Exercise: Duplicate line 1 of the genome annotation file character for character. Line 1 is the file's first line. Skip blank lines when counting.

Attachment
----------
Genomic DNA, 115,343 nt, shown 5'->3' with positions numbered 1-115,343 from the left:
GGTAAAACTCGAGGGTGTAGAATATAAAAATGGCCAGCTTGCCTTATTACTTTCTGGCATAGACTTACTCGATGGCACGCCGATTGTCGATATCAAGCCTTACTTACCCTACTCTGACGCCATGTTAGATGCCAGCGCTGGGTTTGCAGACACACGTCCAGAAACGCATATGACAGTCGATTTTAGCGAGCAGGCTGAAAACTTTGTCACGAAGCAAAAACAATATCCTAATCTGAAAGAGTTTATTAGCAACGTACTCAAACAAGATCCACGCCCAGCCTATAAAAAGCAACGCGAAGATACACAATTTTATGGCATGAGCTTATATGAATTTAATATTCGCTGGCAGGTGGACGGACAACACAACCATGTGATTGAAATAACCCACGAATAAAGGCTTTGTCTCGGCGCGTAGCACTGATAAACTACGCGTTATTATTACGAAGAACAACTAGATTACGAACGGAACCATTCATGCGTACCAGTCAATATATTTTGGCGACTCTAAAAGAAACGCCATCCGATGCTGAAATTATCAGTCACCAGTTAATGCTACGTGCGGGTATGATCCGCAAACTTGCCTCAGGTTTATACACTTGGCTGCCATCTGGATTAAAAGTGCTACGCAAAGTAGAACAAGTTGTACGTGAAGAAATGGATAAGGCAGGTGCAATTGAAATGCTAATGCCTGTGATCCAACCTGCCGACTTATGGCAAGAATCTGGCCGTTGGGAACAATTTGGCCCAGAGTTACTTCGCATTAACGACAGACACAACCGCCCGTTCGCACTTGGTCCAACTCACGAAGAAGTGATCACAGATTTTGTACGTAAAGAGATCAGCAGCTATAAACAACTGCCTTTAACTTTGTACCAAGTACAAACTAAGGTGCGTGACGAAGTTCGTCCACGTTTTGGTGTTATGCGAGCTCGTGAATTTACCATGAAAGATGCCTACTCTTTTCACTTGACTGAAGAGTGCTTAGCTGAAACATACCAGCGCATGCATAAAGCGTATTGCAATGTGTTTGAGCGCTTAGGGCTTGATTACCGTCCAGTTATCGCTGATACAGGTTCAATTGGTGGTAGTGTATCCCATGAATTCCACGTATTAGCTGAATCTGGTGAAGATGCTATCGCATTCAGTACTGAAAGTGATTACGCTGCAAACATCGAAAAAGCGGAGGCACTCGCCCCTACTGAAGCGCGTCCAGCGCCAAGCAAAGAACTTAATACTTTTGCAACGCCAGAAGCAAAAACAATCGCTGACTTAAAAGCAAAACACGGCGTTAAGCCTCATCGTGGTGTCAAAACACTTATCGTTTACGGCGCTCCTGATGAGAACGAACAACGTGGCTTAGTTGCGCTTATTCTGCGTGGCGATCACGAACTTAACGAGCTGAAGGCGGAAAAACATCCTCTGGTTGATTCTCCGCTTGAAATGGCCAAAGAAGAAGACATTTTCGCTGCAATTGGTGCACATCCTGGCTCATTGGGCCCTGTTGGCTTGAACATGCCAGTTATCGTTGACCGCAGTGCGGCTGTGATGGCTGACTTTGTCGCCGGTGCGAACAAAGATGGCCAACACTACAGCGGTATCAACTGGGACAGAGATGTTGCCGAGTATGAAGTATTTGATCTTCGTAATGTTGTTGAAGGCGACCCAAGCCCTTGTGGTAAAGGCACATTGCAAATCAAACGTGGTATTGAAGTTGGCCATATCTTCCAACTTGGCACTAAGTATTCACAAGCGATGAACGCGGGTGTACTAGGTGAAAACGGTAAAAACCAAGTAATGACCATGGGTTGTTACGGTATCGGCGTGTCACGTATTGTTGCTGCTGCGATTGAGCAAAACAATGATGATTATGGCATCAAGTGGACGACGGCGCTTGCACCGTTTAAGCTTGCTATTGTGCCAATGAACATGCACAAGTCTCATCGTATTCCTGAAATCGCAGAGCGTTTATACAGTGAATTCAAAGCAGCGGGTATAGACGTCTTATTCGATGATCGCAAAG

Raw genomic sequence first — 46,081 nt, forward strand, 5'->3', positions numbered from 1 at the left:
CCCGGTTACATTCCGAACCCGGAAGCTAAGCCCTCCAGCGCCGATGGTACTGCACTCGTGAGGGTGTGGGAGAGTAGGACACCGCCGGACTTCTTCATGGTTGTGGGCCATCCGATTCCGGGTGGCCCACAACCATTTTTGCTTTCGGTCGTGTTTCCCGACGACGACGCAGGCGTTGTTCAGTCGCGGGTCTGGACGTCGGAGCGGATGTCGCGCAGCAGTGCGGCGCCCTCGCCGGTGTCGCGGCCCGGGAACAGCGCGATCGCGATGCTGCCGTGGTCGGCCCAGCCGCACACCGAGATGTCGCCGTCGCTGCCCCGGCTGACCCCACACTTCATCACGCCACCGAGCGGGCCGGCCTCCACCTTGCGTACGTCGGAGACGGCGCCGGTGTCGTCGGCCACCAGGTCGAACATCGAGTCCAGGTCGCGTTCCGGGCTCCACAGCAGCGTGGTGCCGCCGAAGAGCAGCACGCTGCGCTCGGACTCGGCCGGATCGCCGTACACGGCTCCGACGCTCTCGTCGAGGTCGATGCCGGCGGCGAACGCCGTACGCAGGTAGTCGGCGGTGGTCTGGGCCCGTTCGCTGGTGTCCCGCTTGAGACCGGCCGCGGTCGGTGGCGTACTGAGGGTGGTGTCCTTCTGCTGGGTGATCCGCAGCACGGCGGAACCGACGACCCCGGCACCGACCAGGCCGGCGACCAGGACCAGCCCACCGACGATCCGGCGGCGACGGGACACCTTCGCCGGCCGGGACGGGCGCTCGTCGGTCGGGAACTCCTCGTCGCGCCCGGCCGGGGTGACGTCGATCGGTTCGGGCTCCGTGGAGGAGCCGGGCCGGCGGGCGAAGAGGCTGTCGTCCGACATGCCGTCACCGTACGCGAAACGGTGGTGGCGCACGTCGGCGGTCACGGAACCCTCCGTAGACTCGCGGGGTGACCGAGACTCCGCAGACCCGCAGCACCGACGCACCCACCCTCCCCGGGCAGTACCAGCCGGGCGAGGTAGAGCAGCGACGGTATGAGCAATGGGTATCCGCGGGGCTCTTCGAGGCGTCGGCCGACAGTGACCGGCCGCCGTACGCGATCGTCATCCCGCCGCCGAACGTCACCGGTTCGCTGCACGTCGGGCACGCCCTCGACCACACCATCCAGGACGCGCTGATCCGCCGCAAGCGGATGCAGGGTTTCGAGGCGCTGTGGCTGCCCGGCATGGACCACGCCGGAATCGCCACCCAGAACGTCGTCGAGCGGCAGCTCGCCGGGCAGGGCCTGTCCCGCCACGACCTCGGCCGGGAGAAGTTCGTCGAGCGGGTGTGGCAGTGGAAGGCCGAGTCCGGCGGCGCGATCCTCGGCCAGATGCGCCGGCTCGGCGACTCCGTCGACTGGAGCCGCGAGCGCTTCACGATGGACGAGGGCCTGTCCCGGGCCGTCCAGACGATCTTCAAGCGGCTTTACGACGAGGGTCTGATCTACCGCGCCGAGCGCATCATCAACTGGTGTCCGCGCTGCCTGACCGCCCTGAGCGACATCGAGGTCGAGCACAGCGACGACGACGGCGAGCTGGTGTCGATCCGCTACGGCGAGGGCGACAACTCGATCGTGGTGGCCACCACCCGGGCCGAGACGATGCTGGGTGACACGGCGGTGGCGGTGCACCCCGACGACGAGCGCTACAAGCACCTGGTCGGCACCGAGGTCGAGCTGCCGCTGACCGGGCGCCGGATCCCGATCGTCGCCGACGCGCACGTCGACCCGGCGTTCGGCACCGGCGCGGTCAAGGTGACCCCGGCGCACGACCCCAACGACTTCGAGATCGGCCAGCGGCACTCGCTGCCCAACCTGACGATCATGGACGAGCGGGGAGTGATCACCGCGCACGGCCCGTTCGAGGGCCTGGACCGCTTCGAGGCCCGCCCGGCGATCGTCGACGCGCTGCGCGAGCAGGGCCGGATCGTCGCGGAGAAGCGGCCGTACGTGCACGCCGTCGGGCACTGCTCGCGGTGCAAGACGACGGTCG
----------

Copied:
Genomic DNA, 115,343 nt, shown 5'->3' with positions numbered 1-115,343 from the left: